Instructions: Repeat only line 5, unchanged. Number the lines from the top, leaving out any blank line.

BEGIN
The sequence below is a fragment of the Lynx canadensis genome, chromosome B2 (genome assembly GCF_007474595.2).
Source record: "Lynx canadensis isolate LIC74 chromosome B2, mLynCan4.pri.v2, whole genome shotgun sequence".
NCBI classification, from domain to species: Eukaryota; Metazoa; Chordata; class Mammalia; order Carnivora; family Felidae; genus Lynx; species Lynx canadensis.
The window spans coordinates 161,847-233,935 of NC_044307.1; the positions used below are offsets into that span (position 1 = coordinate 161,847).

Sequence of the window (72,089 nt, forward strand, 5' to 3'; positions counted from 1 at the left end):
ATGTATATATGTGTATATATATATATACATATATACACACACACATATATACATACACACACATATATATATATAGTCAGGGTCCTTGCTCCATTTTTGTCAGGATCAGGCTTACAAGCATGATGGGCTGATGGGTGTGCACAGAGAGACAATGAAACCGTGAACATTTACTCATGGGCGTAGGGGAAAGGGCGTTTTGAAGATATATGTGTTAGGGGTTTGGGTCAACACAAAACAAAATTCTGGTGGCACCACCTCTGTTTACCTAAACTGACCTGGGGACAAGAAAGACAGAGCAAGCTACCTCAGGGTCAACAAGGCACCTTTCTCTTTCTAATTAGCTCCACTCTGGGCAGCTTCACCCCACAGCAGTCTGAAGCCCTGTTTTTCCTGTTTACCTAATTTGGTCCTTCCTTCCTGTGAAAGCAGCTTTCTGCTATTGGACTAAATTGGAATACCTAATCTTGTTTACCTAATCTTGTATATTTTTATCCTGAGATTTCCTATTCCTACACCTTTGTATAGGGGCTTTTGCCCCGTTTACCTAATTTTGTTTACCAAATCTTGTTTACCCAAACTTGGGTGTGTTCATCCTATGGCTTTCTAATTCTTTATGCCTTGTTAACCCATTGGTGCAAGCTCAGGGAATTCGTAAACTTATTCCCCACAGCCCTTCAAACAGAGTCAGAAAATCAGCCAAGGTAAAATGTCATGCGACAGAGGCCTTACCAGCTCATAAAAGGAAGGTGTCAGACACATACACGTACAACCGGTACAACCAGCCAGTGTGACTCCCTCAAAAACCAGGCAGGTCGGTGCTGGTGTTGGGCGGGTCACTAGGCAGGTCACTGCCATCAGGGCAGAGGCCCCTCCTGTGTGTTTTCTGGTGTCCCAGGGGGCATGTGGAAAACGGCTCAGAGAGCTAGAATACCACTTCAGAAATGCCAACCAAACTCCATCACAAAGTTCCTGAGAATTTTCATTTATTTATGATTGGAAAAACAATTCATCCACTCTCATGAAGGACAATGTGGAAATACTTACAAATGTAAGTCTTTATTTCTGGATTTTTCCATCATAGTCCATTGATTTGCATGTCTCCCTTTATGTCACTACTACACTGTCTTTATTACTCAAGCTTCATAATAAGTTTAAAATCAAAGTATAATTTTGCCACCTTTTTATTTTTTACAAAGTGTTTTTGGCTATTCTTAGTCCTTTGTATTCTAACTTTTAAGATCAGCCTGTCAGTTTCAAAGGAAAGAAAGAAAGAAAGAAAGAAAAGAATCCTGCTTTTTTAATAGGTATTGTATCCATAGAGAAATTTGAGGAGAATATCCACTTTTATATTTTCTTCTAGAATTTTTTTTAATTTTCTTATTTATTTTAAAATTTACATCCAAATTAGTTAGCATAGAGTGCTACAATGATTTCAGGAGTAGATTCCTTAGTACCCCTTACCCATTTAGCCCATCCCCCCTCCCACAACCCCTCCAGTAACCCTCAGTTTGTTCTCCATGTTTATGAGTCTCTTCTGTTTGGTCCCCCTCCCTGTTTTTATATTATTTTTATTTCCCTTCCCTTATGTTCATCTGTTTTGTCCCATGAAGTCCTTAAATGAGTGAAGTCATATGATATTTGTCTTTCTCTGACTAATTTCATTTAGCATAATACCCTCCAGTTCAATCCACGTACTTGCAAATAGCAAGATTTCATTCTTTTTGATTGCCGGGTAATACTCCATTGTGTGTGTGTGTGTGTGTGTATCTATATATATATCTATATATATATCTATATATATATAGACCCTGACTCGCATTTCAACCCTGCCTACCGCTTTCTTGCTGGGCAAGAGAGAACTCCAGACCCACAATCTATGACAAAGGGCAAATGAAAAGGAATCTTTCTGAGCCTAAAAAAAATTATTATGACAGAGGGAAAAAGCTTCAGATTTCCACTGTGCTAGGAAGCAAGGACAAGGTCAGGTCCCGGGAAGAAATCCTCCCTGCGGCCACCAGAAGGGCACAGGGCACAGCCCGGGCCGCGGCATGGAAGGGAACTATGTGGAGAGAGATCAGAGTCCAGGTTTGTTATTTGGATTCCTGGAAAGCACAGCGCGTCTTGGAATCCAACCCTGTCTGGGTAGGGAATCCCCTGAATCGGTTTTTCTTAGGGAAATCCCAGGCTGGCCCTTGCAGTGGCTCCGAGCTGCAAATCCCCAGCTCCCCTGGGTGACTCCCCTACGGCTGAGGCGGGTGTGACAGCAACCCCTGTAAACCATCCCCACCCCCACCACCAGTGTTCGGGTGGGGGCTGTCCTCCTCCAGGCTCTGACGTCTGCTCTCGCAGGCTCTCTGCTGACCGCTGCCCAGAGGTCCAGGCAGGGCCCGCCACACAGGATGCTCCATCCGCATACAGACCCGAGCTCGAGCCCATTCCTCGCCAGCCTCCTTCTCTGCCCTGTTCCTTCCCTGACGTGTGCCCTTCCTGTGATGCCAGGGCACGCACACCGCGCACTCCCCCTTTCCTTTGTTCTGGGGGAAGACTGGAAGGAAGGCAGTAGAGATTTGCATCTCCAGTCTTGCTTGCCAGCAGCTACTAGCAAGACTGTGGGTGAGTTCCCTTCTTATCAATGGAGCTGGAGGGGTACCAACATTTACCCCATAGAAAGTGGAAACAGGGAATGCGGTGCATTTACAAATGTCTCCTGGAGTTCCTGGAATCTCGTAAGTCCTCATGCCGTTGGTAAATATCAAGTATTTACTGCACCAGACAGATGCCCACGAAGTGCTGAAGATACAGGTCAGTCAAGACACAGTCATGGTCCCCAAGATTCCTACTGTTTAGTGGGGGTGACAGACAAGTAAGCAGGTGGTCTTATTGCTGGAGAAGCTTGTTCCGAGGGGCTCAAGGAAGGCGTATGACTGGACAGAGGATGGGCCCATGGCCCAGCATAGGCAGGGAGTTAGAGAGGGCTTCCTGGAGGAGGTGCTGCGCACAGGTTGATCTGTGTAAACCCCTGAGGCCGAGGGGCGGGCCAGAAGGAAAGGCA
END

Sequence of the window (72,089 nt, forward strand, 5' to 3'; positions counted from 1 at the left end):